Statistics from Altmetric.com
QUESTION: In children with croup, what is the effectiveness of glucocorticoids on croup severity, length of hospital stay, and need for additional interventions?
Studies were identified by searching Medline (1966 to August 1997), EMBASE/Excerpta Medica (1974 to August 1997), and the Cochrane Library Controlled Trials Register. Authors of trials published in the past 5 years were contacted.
Studies were selected if they were randomised controlled trials of glucocorticoids compared with placebo or another active treatment in patients with croup and if clinically relevant outcome measures were used (clinical score, length of hospital stay, or need for additional interventions).
Data were extracted on patient characteristics, details about the intervention and control, and outcomes. The main outcome measure was improvement from baseline croup score. Additional outcomes were length of stay in the hospital or emergency department, rate of hospitalisation, and use of additional interventions.
24 studies were included; 19 were placebo controlled. Age ranged from 4 months to 12 years (mean range 13 to 45 mo). 17 trials evaluated dexamethasone, 9 evaluated budesonide, and 3 evaluated methylprednisolone. Improvement in croup score was measured at 6 hours in 13 studies, 12 hours in 7 studies, and 24 hours in 5 studies. The pooled effect sizes (ESs) showed an improvement in croup score with glucocorticoids at 6 hours (pooled ES 1.0, 95% CI 0.6 to 1.5) and 12 hours (pooled ES 1.0, CI 0.4 to 1.6). At 24 hours the improvement in croup score did not reach statistical significance (pooled ES 1.0, CI –0.1 to 2.0). When children were assessed as clinically improved or not, glucocorticoids showed a benefit at all 3 time points (table). The use of adrenaline as an additional intervention decreased in children who received glucocorticoids (absolute decrease of 9% in budesonide recipients and 12% in dexamethasone recipients [number needed to treat of 10]). Additional use of antibiotics or supplemental glucocorticoids did not increase. Children who received glucocorticoids spent less time in the emergency department (weighted mean decrease 11 h, CI 4 to 18), and inpatients spent less time in the hospital (weighted mean decrease 16 h, CI 1 to 31). The use of glucocorticoids did not affect the rate of hospitalisation.
In children with croup, glucocorticoids relieve symptoms of croup within 6 hours of treatment.
The review by Ausejo and colleagues shows glucocorticoids to be superior to placebo in ameliorating symptoms of croup at 6 and 12 (but not 24) hours after administration and in diminishing the need for inhaled adrenaline. The effect of the reviewed drugs might also apply to other preparations (eg, prednisone suppositories, which are used in central Europe).1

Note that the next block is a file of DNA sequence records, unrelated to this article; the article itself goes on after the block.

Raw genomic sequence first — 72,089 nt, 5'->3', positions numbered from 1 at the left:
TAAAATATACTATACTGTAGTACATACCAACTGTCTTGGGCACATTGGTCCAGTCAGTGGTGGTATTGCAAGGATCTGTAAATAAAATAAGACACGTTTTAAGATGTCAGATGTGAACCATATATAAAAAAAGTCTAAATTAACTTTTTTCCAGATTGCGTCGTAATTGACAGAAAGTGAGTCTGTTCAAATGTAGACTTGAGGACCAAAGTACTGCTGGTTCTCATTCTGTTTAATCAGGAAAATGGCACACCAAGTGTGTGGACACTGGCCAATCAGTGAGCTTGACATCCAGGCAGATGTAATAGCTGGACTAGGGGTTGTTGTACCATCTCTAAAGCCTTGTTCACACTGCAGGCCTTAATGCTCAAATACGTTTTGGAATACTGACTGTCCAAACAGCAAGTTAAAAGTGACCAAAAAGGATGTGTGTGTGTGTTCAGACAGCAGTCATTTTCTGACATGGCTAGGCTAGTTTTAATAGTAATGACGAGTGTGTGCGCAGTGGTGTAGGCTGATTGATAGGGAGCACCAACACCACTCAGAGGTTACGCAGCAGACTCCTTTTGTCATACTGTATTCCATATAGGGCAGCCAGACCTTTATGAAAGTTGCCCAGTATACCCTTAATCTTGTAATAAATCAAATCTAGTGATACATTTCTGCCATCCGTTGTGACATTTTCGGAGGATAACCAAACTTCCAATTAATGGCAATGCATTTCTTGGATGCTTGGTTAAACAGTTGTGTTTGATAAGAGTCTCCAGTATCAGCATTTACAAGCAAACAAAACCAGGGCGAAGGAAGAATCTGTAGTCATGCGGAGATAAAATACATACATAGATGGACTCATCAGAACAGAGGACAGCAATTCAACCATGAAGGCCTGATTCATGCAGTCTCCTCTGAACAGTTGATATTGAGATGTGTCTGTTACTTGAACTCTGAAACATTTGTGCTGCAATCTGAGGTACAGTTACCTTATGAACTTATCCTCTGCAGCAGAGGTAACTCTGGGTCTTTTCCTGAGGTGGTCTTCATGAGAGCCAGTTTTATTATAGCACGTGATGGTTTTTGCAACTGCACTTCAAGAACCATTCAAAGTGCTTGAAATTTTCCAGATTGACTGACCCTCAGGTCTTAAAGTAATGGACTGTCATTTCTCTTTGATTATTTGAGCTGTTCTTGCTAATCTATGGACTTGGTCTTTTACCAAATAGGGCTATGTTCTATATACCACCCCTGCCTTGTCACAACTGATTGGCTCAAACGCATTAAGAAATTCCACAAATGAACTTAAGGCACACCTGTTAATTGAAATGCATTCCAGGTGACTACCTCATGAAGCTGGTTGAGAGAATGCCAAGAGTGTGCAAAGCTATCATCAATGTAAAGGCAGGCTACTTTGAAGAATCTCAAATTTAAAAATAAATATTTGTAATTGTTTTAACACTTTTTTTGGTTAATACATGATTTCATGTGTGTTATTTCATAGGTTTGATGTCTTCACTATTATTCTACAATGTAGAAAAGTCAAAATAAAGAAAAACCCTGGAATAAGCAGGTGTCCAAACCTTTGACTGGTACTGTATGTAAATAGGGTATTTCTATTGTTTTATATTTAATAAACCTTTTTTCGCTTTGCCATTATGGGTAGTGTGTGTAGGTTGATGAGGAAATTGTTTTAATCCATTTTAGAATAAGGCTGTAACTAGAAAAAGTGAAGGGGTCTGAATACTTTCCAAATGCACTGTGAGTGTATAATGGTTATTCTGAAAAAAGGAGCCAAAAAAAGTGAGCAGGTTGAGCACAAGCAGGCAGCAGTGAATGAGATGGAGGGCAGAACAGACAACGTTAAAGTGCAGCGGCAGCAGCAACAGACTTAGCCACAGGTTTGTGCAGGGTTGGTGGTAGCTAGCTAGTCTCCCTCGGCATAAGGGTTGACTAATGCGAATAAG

The review used meta-analysis to examine the effectiveness of glucocorticoids. The individual clinical relevance depends on the baseline severity, which was not given for the pooled data. It can be shown, however, from a typical study:2 croup patients at baseline had a mean of 3.8 points on the Westley croup score, and after 5 hours the 2 intervention groups had decreases of 2.0 to 2.9 points compared with a 1.3 point decrease in the placebo group. The children in the studies in this meta-analysis were moderately ill. They improved in the croup specific score, but a greater benefit was seen when they were assessed for clinical improvement.
Nebulised budesonide and oral and parenteral dexamethasone (less expensive with no difference in efficacy) can be recommended for acute croup in children. Close monitoring is necessary during the first day of glucocorticoid treatment, however, because such treatment does not substantially lower the hospitalisation rate.
Croup occasionally affects 1 child several times and might occur on a hereditary basis.3 Thus, the early parental administration of glucocorticoids to children with recurrent croup or to their siblings having a first episode should be evaluated to see whether it lowers the need for emergency visits or hospitalisation.
Source of funding: in part, Health Research Fund from the government of Spain.
For correspondence: Dr T P Klassen, Department of Pediatrics, University of Alberta, 2C3.67 Walter C. Mackenzie Health Sciences Center, Edmonton, Alberta T6G 2R7, Canada. Fax +1 780 407 8538.
A modified version of the abstract also appears in Evidence Based Nursing
If you wish to reuse any or all of this article please use the link below which will take you to the Copyright Clearance Center’s RightsLink service. You will be able to get a quick price and instant permission to reuse the content in many different ways.